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Suburban Island

Strep Test
Saturday, Feb. 08, 2003, 8:26 p.m.

Question: Where's Dr. Spock when you need him?

What I Learned: There are many variations on the princess theme.

Last Thursday turned out to be a lucky day for me. This is because despite the busy day and all its demands, it was my husband’s turn to take my daughter to the doctor’s office and this visit was going to be dicey because of the potential for a dreaded strep test to occur.

Everyone in our family knows that it would be better to:

  • Write a 5 page term paper on the canal systems of the United States,
  • Attend a family meeting where the topic under discussion is CHORES,
  • Get a cavity filled without benefit of Novocain,
  • Really have to clean your bedroom/the kitchen/the family room/the office,
  • Read The Scarlet Letter the day before the book report is due,
  • File 3 months worth of expense reports the night of the cutoff date
than to accompany my oldest child to the doctor’s office when a hint of a sore throat is involved.

You know the saying – gag me with a spoon? Well evidently, gag me with a tiny cotton swab is my daughter’s motto. There are some of us who just have more finely tuned gag reflexes. Maybe it is a twist on the Princess and the Pea concept. I believe it might be less difficult to deal with a picky princess whining about a pea under 19 mattresses than a kid with a sore throat whining about a cotton swab that looks suspiciously like a Q-Tip.

We all cringe when we hear that dire ring of metal against glass as the bottle opens and we see the single cotton swab appear in the hand of a member of the medical community unfortunate enough to be tasked with - what they will naively believe to be - a simple test procedure. Hit the dirt - incoming!

Yes, they have certainly met their match in my child and I can assure you that they will never be able to perform another strep test again without experiencing a slight tremor of the hand at the very thought that this might be another strep test militant pretending to be a nice kid in need of treatment for a simple sore throat. My daughter evidently outdid herself at this strep test, which might indeed go down in the annals of this particular medical practice group. I’m almost sorry I missed it – but only if I could have observed it from a safe distance; like through a pair of field binoculars.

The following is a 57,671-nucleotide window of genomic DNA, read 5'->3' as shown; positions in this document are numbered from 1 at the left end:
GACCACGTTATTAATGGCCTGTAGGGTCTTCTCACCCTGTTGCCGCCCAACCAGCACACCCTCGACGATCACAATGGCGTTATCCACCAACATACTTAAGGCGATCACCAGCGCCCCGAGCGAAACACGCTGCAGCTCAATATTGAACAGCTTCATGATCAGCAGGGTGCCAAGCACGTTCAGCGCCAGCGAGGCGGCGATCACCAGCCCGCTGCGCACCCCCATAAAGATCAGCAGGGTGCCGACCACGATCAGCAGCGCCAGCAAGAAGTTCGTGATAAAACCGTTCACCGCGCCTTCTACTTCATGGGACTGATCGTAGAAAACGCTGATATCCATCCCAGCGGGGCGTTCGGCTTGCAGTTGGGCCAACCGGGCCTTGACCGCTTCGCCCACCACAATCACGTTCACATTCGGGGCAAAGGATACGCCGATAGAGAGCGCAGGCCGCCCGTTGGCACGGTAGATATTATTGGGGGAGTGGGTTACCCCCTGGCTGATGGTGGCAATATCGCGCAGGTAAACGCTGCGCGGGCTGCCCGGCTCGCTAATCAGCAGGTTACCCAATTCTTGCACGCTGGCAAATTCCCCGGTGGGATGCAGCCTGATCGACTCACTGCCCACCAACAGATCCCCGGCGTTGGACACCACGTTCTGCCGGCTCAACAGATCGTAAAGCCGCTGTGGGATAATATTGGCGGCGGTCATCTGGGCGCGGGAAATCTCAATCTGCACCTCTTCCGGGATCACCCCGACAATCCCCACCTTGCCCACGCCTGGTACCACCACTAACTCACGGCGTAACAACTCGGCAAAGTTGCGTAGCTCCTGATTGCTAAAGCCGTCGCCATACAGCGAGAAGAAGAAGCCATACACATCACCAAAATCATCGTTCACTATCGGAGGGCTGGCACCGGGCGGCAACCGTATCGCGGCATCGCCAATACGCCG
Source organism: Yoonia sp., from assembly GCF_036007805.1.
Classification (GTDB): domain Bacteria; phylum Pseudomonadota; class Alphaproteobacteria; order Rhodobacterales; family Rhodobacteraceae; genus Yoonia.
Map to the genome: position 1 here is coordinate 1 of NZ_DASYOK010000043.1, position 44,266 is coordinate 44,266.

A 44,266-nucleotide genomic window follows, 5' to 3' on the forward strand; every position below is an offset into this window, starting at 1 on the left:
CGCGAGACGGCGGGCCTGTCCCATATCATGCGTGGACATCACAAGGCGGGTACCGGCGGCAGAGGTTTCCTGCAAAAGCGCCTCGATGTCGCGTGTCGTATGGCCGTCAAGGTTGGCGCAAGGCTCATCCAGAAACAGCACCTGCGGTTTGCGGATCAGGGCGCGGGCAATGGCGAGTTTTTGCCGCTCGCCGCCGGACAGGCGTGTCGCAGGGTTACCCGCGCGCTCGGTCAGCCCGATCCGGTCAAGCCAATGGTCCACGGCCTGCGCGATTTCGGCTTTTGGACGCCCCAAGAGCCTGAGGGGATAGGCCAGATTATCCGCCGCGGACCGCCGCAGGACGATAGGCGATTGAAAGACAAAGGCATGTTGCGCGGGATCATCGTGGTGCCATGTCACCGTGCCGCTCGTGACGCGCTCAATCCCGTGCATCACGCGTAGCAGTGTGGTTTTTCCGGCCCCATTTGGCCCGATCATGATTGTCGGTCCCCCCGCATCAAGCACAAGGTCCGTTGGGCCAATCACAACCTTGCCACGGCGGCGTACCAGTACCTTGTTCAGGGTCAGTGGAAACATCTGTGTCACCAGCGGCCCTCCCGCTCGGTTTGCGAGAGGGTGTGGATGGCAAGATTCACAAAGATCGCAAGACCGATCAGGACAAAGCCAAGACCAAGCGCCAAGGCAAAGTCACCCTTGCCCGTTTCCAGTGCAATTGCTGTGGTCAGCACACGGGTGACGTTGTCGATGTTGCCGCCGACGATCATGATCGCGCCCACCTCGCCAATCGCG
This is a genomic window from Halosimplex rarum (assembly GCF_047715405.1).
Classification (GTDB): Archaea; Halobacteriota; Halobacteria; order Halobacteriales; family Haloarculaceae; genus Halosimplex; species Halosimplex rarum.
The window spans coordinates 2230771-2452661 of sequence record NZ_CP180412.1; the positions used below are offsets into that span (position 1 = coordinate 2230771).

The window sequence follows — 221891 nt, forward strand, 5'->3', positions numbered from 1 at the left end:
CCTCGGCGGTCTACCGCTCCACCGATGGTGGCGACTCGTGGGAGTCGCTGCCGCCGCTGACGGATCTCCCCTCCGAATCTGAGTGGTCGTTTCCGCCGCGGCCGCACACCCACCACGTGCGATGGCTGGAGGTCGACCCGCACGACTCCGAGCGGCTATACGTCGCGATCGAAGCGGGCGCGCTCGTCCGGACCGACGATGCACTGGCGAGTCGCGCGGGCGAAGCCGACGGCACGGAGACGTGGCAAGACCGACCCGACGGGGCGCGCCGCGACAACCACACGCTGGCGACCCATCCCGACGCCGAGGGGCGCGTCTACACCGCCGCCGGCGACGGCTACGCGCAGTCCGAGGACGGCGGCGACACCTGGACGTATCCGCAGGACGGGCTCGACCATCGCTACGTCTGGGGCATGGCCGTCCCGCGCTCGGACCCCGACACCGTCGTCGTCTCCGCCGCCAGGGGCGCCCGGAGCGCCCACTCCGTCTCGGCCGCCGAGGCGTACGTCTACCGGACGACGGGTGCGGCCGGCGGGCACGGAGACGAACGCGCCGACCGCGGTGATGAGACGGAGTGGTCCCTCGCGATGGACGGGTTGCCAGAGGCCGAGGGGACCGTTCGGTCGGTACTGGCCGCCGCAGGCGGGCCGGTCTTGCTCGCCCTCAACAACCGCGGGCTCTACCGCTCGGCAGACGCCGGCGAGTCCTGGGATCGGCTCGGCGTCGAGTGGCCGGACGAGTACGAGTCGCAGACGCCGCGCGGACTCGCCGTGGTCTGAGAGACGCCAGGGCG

This is a kid who as a toddler could clear out waiting rooms with her screams during annual physicals at shot time. This is a kid who still requires laughing gas to get a cavity filled. This is a kid who insists that all medicine be in liquid, or at least chewable form, as she refuses to swallow pills of any size.

Imagine one teenage girl with a sore throat creating such havoc regarding one small cotton swab that in the end, three able nurses were required to subdue the patient while dad held her hand so that the nice doctor could take a quick swipe at that nasty sore throat for a simple throat culture. I bet it was like putting his hand in a lion’s mouth. Oh, the drama of it. Luckily for them it was late in the day and the waiting room was pretty empty or I am sure it would have been bad for business on a permanent basis.

When my daughter arrived home she told me the story of the throat swab and then suggested I put it into my diary. I could see she took a certain amount of pride in her accomplishment – limited as it was. And I have to admit I do admire her determination – in spite of the reduction in popularity my family will suffer at the doctor’s office as a result.

This kid is a champ. There’s not a one of us who has even had a stick stuck in their mouth or the back of their throat swabbed with one of those stupid cotton-tipped swabs that isn’t saying – good job, kid.

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